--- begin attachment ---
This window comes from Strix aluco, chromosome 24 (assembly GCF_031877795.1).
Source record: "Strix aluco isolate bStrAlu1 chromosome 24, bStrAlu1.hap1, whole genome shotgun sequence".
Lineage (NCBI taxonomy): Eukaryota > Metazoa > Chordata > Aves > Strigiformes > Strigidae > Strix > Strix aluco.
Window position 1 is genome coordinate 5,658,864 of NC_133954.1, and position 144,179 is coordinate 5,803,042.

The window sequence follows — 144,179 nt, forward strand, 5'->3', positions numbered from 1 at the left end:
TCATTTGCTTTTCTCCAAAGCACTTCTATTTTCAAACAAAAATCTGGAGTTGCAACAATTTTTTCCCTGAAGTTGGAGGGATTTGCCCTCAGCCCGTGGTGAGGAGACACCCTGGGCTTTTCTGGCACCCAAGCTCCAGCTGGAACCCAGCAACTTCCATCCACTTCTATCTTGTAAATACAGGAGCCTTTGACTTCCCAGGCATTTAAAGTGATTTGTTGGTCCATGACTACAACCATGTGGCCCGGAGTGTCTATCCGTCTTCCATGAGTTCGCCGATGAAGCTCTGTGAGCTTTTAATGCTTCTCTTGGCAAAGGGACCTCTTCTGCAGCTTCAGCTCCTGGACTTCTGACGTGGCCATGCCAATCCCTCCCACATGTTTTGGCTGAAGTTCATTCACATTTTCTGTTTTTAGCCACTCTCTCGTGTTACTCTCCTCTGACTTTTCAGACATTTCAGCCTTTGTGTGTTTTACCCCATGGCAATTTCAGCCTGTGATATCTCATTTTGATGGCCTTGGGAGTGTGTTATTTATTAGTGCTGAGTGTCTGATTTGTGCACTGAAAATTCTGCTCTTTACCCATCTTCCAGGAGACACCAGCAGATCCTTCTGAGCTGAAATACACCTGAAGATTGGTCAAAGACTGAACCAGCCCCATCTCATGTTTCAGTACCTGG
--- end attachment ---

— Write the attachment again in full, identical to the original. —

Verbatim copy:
This window comes from Strix aluco, chromosome 24 (assembly GCF_031877795.1).
Source record: "Strix aluco isolate bStrAlu1 chromosome 24, bStrAlu1.hap1, whole genome shotgun sequence".
Lineage (NCBI taxonomy): Eukaryota > Metazoa > Chordata > Aves > Strigiformes > Strigidae > Strix > Strix aluco.
Window position 1 is genome coordinate 5,658,864 of NC_133954.1, and position 144,179 is coordinate 5,803,042.

The window sequence follows — 144,179 nt, forward strand, 5'->3', positions numbered from 1 at the left end:
TCATTTGCTTTTCTCCAAAGCACTTCTATTTTCAAACAAAAATCTGGAGTTGCAACAATTTTTTCCCTGAAGTTGGAGGGATTTGCCCTCAGCCCGTGGTGAGGAGACACCCTGGGCTTTTCTGGCACCCAAGCTCCAGCTGGAACCCAGCAACTTCCATCCACTTCTATCTTGTAAATACAGGAGCCTTTGACTTCCCAGGCATTTAAAGTGATTTGTTGGTCCATGACTACAACCATGTGGCCCGGAGTGTCTATCCGTCTTCCATGAGTTCGCCGATGAAGCTCTGTGAGCTTTTAATGCTTCTCTTGGCAAAGGGACCTCTTCTGCAGCTTCAGCTCCTGGACTTCTGACGTGGCCATGCCAATCCCTCCCACATGTTTTGGCTGAAGTTCATTCACATTTTCTGTTTTTAGCCACTCTCTCGTGTTACTCTCCTCTGACTTTTCAGACATTTCAGCCTTTGTGTGTTTTACCCCATGGCAATTTCAGCCTGTGATATCTCATTTTGATGGCCTTGGGAGTGTGTTATTTATTAGTGCTGAGTGTCTGATTTGTGCACTGAAAATTCTGCTCTTTACCCATCTTCCAGGAGACACCAGCAGATCCTTCTGAGCTGAAATACACCTGAAGATTGGTCAAAGACTGAACCAGCCCCATCTCATGTTTCAGTACCTGG